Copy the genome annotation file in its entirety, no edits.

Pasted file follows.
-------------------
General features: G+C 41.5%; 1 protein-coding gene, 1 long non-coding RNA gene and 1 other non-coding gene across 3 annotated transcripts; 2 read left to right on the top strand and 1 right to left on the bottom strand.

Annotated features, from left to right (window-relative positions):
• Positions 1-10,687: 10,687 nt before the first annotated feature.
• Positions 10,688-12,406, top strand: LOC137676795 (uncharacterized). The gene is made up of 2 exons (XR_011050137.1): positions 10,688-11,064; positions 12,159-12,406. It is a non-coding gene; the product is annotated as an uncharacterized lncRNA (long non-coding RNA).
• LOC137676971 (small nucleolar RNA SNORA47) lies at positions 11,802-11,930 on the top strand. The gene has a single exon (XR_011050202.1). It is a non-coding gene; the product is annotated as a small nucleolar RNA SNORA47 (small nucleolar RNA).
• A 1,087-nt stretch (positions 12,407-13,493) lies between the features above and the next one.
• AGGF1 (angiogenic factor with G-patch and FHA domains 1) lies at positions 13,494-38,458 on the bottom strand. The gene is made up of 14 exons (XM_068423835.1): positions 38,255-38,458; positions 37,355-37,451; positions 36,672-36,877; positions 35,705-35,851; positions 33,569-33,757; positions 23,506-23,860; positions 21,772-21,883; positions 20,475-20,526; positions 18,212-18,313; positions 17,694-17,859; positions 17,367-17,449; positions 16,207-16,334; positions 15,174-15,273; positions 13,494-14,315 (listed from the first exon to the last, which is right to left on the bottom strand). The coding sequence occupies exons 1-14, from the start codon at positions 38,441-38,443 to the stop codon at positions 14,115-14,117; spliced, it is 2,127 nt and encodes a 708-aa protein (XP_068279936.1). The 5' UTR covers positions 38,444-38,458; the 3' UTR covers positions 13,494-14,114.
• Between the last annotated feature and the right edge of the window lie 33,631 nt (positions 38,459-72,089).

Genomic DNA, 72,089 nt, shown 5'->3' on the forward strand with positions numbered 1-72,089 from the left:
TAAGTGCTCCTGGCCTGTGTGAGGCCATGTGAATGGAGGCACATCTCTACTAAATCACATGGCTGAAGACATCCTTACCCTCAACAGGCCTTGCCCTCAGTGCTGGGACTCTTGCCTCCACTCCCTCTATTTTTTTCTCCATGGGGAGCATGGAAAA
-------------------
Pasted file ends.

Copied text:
General features: G+C 41.5%; 1 protein-coding gene, 1 long non-coding RNA gene and 1 other non-coding gene across 3 annotated transcripts; 2 read left to right on the top strand and 1 right to left on the bottom strand.

Annotated features, from left to right (window-relative positions):
• Positions 1-10,687: 10,687 nt before the first annotated feature.
• Positions 10,688-12,406, top strand: LOC137676795 (uncharacterized). The gene is made up of 2 exons (XR_011050137.1): positions 10,688-11,064; positions 12,159-12,406. It is a non-coding gene; the product is annotated as an uncharacterized lncRNA (long non-coding RNA).
• LOC137676971 (small nucleolar RNA SNORA47) lies at positions 11,802-11,930 on the top strand. The gene has a single exon (XR_011050202.1). It is a non-coding gene; the product is annotated as a small nucleolar RNA SNORA47 (small nucleolar RNA).
• A 1,087-nt stretch (positions 12,407-13,493) lies between the features above and the next one.
• AGGF1 (angiogenic factor with G-patch and FHA domains 1) lies at positions 13,494-38,458 on the bottom strand. The gene is made up of 14 exons (XM_068423835.1): positions 38,255-38,458; positions 37,355-37,451; positions 36,672-36,877; positions 35,705-35,851; positions 33,569-33,757; positions 23,506-23,860; positions 21,772-21,883; positions 20,475-20,526; positions 18,212-18,313; positions 17,694-17,859; positions 17,367-17,449; positions 16,207-16,334; positions 15,174-15,273; positions 13,494-14,315 (listed from the first exon to the last, which is right to left on the bottom strand). The coding sequence occupies exons 1-14, from the start codon at positions 38,441-38,443 to the stop codon at positions 14,115-14,117; spliced, it is 2,127 nt and encodes a 708-aa protein (XP_068279936.1). The 5' UTR covers positions 38,444-38,458; the 3' UTR covers positions 13,494-14,114.
• Between the last annotated feature and the right edge of the window lie 33,631 nt (positions 38,459-72,089).

Genomic DNA, 72,089 nt, shown 5'->3' on the forward strand with positions numbered 1-72,089 from the left:
TAAGTGCTCCTGGCCTGTGTGAGGCCATGTGAATGGAGGCACATCTCTACTAAATCACATGGCTGAAGACATCCTTACCCTCAACAGGCCTTGCCCTCAGTGCTGGGACTCTTGCCTCCACTCCCTCTATTTTTTTCTCCATGGGGAGCATGGAAAA